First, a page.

With:

ACT 1, SCENE 1.

CHALIAPIN in a white-sheeted hospital bed. He is fifty-nine but looks to be in his seventies. Enter DOCTOR, unshaven, hurried. Pauses by the bed.

DOCTOR (to himself, leafing through a file)

Now, let’s see, what have we here –

CHALIAPIN

Not a great deal, I’m afraid. There isn’t really a great deal to talk about. Over there, there’s a square window full of flat white sky. There’s a calendar, look, still folded to August (although today is October the twenty-second). And here [he gestures to his bedside table] are my things: some books, a glass of water, pill-bottles, a sheaf of submissions – haven’t got round to looking at them yet. And there are medical things here and there, of course. Some linen on the shelf there. A wheelchair.

The DOCTOR ignores him. Scribbles a note. Scratches his arse.

And there’s me. Albert Chaliapin. Radiating energy into the ether and asking nothing in return. I look seventy-five but in fact I’m fifty-nine.

The DOCTOR continues to ignore him. He checks his mobile phone. Chuckles at a text message. CHALIAPIN, now engrossed in his descriptions, peers beneath his own bedclothes.

[Interestedly] My bed-sores look like war-wounds. Or split blood-oranges.

The DOCTOR exits. CHALIAPIN, not unhappily, sits back in his pillows. PAULA, a young nurse, a little bit pretty and a little bit ugly, with cropped hair and spectacles, breezes through.

PAULA

Morning, Mr Chaplin.

CHALIAPIN

It’s Chaliapin, C-H-A-L…

PAULA has already gone. CHALIAPIN sighs.

Paula. Paula, Paula, Paula. You know, that might turn out to be the most meaningful contact of my day. Unless she comes back later to swab down my private zones. [Thoughtfully] Although sometimes there’s an Irish nurse with a, a buttered-up hand who comes and has to tug an especially stubborn turd out of my arse – but we aren’t on friendly terms. I’d rather have Paula do it but I could never bring myself to ask.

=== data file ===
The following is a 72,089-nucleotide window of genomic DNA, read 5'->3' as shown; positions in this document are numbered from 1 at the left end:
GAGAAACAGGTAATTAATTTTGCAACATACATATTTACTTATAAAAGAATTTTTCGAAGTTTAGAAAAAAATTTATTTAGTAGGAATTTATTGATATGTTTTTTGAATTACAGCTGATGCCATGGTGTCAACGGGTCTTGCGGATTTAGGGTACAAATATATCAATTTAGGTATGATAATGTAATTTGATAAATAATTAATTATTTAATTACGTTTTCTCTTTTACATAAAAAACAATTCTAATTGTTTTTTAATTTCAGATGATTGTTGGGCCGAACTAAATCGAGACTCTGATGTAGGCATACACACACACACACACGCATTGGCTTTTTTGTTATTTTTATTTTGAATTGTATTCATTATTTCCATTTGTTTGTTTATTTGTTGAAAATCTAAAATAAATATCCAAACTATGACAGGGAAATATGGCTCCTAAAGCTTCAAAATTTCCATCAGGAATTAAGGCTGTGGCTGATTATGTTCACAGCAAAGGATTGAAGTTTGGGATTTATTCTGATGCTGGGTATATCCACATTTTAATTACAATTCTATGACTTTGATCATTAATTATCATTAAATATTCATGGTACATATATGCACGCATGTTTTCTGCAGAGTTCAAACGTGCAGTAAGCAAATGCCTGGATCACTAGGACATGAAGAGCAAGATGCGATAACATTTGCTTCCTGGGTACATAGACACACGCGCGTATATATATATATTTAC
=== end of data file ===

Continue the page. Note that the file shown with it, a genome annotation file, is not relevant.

He sighs, shrugs. Picks up the brown envelopes from his bedside table.

Now. Let’s see. What have we here.

He tears open the first envelope, draws out some sheets of paper. He leafs through them. As he does so, single-panel cartoons are projected on to the white wall behind his head. At some he chuckles, sets them aside with a ‘Very good’ or ‘Yes, we’ll have that’; at others he tuts or shakes his head, and sets them down in another pile.

Then he looks up and the cartoons fade.

[Musingly] It isn’t what you’d call a proper job, I suppose. But it’s work you can do while sitting down, and that’s the main thing.

The main trick or gimmick of the adaptation would be (a) collaboration with cartoonists; Chaliapin is an ex-cartoonist and a cartoon editor, and I’d like the cartoons he receives to be genuine originals, varying with each performance, and (b) the presentation of cartoons on the stage, either through projection or (in certain cases) some form of dramatisation.

I haven’t yet decided how it all ought to be done. File under Work In Progress.